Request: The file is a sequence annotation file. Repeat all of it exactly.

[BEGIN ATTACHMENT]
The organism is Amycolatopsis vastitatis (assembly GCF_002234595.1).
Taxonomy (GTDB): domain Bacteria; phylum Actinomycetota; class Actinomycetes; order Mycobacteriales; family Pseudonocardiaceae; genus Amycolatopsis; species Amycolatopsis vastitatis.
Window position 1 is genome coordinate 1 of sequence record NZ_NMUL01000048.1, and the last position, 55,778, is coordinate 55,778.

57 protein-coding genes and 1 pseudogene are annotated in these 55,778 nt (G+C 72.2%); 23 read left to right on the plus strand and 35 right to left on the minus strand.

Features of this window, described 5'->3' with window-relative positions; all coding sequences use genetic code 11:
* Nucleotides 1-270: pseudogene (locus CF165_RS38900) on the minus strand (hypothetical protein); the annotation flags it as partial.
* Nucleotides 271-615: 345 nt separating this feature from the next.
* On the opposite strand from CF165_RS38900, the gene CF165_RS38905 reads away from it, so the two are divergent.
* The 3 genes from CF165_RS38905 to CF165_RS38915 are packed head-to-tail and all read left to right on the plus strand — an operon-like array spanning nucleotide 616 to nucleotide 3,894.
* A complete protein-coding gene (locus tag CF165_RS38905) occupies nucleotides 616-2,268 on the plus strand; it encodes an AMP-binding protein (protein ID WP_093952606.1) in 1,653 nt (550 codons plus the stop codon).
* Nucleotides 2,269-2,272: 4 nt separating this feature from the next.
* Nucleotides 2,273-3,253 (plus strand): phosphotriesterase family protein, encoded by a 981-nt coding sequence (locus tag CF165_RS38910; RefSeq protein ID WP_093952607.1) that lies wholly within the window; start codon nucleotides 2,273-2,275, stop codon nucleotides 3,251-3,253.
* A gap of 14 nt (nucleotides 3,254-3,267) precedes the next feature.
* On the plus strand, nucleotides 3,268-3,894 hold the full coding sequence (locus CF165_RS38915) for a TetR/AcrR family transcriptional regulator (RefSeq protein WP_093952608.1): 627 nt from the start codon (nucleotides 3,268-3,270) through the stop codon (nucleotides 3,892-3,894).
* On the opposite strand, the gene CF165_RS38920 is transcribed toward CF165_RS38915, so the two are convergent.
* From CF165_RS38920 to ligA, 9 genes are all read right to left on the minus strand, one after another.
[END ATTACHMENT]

The organism is Amycolatopsis vastitatis (assembly GCF_002234595.1).
Taxonomy (GTDB): domain Bacteria; phylum Actinomycetota; class Actinomycetes; order Mycobacteriales; family Pseudonocardiaceae; genus Amycolatopsis; species Amycolatopsis vastitatis.
Window position 1 is genome coordinate 1 of sequence record NZ_NMUL01000048.1, and the last position, 55,778, is coordinate 55,778.

57 protein-coding genes and 1 pseudogene are annotated in these 55,778 nt (G+C 72.2%); 23 read left to right on the plus strand and 35 right to left on the minus strand.

Features of this window, described 5'->3' with window-relative positions; all coding sequences use genetic code 11:
* Nucleotides 1-270: pseudogene (locus CF165_RS38900) on the minus strand (hypothetical protein); the annotation flags it as partial.
* Nucleotides 271-615: 345 nt separating this feature from the next.
* On the opposite strand from CF165_RS38900, the gene CF165_RS38905 reads away from it, so the two are divergent.
* The 3 genes from CF165_RS38905 to CF165_RS38915 are packed head-to-tail and all read left to right on the plus strand — an operon-like array spanning nucleotide 616 to nucleotide 3,894.
* A complete protein-coding gene (locus tag CF165_RS38905) occupies nucleotides 616-2,268 on the plus strand; it encodes an AMP-binding protein (protein ID WP_093952606.1) in 1,653 nt (550 codons plus the stop codon).
* Nucleotides 2,269-2,272: 4 nt separating this feature from the next.
* Nucleotides 2,273-3,253 (plus strand): phosphotriesterase family protein, encoded by a 981-nt coding sequence (locus tag CF165_RS38910; RefSeq protein ID WP_093952607.1) that lies wholly within the window; start codon nucleotides 2,273-2,275, stop codon nucleotides 3,251-3,253.
* A gap of 14 nt (nucleotides 3,254-3,267) precedes the next feature.
* On the plus strand, nucleotides 3,268-3,894 hold the full coding sequence (locus CF165_RS38915) for a TetR/AcrR family transcriptional regulator (RefSeq protein WP_093952608.1): 627 nt from the start codon (nucleotides 3,268-3,270) through the stop codon (nucleotides 3,892-3,894).
* On the opposite strand, the gene CF165_RS38920 is transcribed toward CF165_RS38915, so the two are convergent.
* From CF165_RS38920 to ligA, 9 genes are all read right to left on the minus strand, one after another.